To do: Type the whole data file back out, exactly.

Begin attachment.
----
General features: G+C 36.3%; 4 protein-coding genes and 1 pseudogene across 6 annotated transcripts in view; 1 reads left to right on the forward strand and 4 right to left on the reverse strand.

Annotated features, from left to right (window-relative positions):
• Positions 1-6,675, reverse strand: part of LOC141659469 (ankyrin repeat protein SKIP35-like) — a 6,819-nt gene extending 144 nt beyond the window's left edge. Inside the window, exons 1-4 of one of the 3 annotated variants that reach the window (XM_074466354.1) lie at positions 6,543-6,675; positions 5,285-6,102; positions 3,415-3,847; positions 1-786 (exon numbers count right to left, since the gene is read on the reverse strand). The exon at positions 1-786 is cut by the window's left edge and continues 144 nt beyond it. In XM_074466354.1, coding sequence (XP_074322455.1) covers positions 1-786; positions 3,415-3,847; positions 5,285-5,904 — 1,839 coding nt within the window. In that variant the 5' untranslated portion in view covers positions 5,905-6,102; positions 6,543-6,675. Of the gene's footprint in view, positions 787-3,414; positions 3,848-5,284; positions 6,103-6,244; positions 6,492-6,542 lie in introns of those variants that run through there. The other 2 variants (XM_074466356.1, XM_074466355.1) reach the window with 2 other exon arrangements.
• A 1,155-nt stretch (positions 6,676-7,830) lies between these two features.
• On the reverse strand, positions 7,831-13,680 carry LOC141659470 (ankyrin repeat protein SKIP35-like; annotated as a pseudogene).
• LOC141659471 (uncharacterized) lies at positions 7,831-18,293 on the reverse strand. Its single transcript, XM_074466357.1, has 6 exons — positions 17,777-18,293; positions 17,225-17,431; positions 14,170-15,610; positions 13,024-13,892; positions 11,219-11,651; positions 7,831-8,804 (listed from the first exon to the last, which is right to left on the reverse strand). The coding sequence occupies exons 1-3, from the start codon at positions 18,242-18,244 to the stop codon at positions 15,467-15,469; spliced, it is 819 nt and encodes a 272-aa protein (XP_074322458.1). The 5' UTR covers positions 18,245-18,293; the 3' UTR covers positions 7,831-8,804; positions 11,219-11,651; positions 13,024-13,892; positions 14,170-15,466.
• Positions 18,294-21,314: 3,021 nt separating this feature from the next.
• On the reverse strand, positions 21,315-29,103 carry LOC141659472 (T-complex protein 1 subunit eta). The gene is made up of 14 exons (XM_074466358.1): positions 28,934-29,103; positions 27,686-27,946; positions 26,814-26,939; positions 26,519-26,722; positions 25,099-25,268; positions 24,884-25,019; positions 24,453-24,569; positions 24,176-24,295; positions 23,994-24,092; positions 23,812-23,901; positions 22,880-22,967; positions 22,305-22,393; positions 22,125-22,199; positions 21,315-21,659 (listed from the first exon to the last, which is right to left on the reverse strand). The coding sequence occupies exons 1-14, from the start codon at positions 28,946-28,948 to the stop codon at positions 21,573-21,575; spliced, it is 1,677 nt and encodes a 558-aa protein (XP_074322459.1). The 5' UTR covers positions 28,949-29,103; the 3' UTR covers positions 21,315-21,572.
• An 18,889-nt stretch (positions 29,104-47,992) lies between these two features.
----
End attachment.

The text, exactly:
General features: G+C 36.3%; 4 protein-coding genes and 1 pseudogene across 6 annotated transcripts in view; 1 reads left to right on the forward strand and 4 right to left on the reverse strand.

Annotated features, from left to right (window-relative positions):
• Positions 1-6,675, reverse strand: part of LOC141659469 (ankyrin repeat protein SKIP35-like) — a 6,819-nt gene extending 144 nt beyond the window's left edge. Inside the window, exons 1-4 of one of the 3 annotated variants that reach the window (XM_074466354.1) lie at positions 6,543-6,675; positions 5,285-6,102; positions 3,415-3,847; positions 1-786 (exon numbers count right to left, since the gene is read on the reverse strand). The exon at positions 1-786 is cut by the window's left edge and continues 144 nt beyond it. In XM_074466354.1, coding sequence (XP_074322455.1) covers positions 1-786; positions 3,415-3,847; positions 5,285-5,904 — 1,839 coding nt within the window. In that variant the 5' untranslated portion in view covers positions 5,905-6,102; positions 6,543-6,675. Of the gene's footprint in view, positions 787-3,414; positions 3,848-5,284; positions 6,103-6,244; positions 6,492-6,542 lie in introns of those variants that run through there. The other 2 variants (XM_074466356.1, XM_074466355.1) reach the window with 2 other exon arrangements.
• A 1,155-nt stretch (positions 6,676-7,830) lies between these two features.
• On the reverse strand, positions 7,831-13,680 carry LOC141659470 (ankyrin repeat protein SKIP35-like; annotated as a pseudogene).
• LOC141659471 (uncharacterized) lies at positions 7,831-18,293 on the reverse strand. Its single transcript, XM_074466357.1, has 6 exons — positions 17,777-18,293; positions 17,225-17,431; positions 14,170-15,610; positions 13,024-13,892; positions 11,219-11,651; positions 7,831-8,804 (listed from the first exon to the last, which is right to left on the reverse strand). The coding sequence occupies exons 1-3, from the start codon at positions 18,242-18,244 to the stop codon at positions 15,467-15,469; spliced, it is 819 nt and encodes a 272-aa protein (XP_074322458.1). The 5' UTR covers positions 18,245-18,293; the 3' UTR covers positions 7,831-8,804; positions 11,219-11,651; positions 13,024-13,892; positions 14,170-15,466.
• Positions 18,294-21,314: 3,021 nt separating this feature from the next.
• On the reverse strand, positions 21,315-29,103 carry LOC141659472 (T-complex protein 1 subunit eta). The gene is made up of 14 exons (XM_074466358.1): positions 28,934-29,103; positions 27,686-27,946; positions 26,814-26,939; positions 26,519-26,722; positions 25,099-25,268; positions 24,884-25,019; positions 24,453-24,569; positions 24,176-24,295; positions 23,994-24,092; positions 23,812-23,901; positions 22,880-22,967; positions 22,305-22,393; positions 22,125-22,199; positions 21,315-21,659 (listed from the first exon to the last, which is right to left on the reverse strand). The coding sequence occupies exons 1-14, from the start codon at positions 28,946-28,948 to the stop codon at positions 21,573-21,575; spliced, it is 1,677 nt and encodes a 558-aa protein (XP_074322459.1). The 5' UTR covers positions 28,949-29,103; the 3' UTR covers positions 21,315-21,572.
• An 18,889-nt stretch (positions 29,104-47,992) lies between these two features.